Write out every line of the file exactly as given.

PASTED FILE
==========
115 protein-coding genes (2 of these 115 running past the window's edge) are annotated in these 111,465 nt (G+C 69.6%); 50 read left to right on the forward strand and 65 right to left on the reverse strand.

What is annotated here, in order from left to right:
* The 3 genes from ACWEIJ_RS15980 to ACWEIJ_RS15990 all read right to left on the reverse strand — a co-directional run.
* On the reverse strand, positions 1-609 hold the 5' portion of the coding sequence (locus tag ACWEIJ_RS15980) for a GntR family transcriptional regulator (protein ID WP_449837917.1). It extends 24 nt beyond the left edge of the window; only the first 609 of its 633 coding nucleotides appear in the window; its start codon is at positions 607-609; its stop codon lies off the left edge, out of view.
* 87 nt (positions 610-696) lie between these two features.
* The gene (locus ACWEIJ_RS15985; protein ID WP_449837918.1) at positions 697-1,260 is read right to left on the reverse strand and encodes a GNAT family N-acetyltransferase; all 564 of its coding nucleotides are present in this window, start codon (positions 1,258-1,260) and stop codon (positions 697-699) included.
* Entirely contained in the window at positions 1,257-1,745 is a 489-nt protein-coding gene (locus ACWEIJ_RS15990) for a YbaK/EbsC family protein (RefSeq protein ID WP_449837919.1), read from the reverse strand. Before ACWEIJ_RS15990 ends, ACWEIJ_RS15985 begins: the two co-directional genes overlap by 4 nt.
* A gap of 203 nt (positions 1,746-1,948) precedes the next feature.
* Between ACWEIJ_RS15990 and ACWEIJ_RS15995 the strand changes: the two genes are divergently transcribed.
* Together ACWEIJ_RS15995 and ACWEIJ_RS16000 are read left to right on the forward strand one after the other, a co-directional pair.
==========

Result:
115 protein-coding genes (2 of these 115 running past the window's edge) are annotated in these 111,465 nt (G+C 69.6%); 50 read left to right on the forward strand and 65 right to left on the reverse strand.

What is annotated here, in order from left to right:
* The 3 genes from ACWEIJ_RS15980 to ACWEIJ_RS15990 all read right to left on the reverse strand — a co-directional run.
* On the reverse strand, positions 1-609 hold the 5' portion of the coding sequence (locus tag ACWEIJ_RS15980) for a GntR family transcriptional regulator (protein ID WP_449837917.1). It extends 24 nt beyond the left edge of the window; only the first 609 of its 633 coding nucleotides appear in the window; its start codon is at positions 607-609; its stop codon lies off the left edge, out of view.
* 87 nt (positions 610-696) lie between these two features.
* The gene (locus ACWEIJ_RS15985; protein ID WP_449837918.1) at positions 697-1,260 is read right to left on the reverse strand and encodes a GNAT family N-acetyltransferase; all 564 of its coding nucleotides are present in this window, start codon (positions 1,258-1,260) and stop codon (positions 697-699) included.
* Entirely contained in the window at positions 1,257-1,745 is a 489-nt protein-coding gene (locus ACWEIJ_RS15990) for a YbaK/EbsC family protein (RefSeq protein ID WP_449837919.1), read from the reverse strand. Before ACWEIJ_RS15990 ends, ACWEIJ_RS15985 begins: the two co-directional genes overlap by 4 nt.
* A gap of 203 nt (positions 1,746-1,948) precedes the next feature.
* Between ACWEIJ_RS15990 and ACWEIJ_RS15995 the strand changes: the two genes are divergently transcribed.
* Together ACWEIJ_RS15995 and ACWEIJ_RS16000 are read left to right on the forward strand one after the other, a co-directional pair.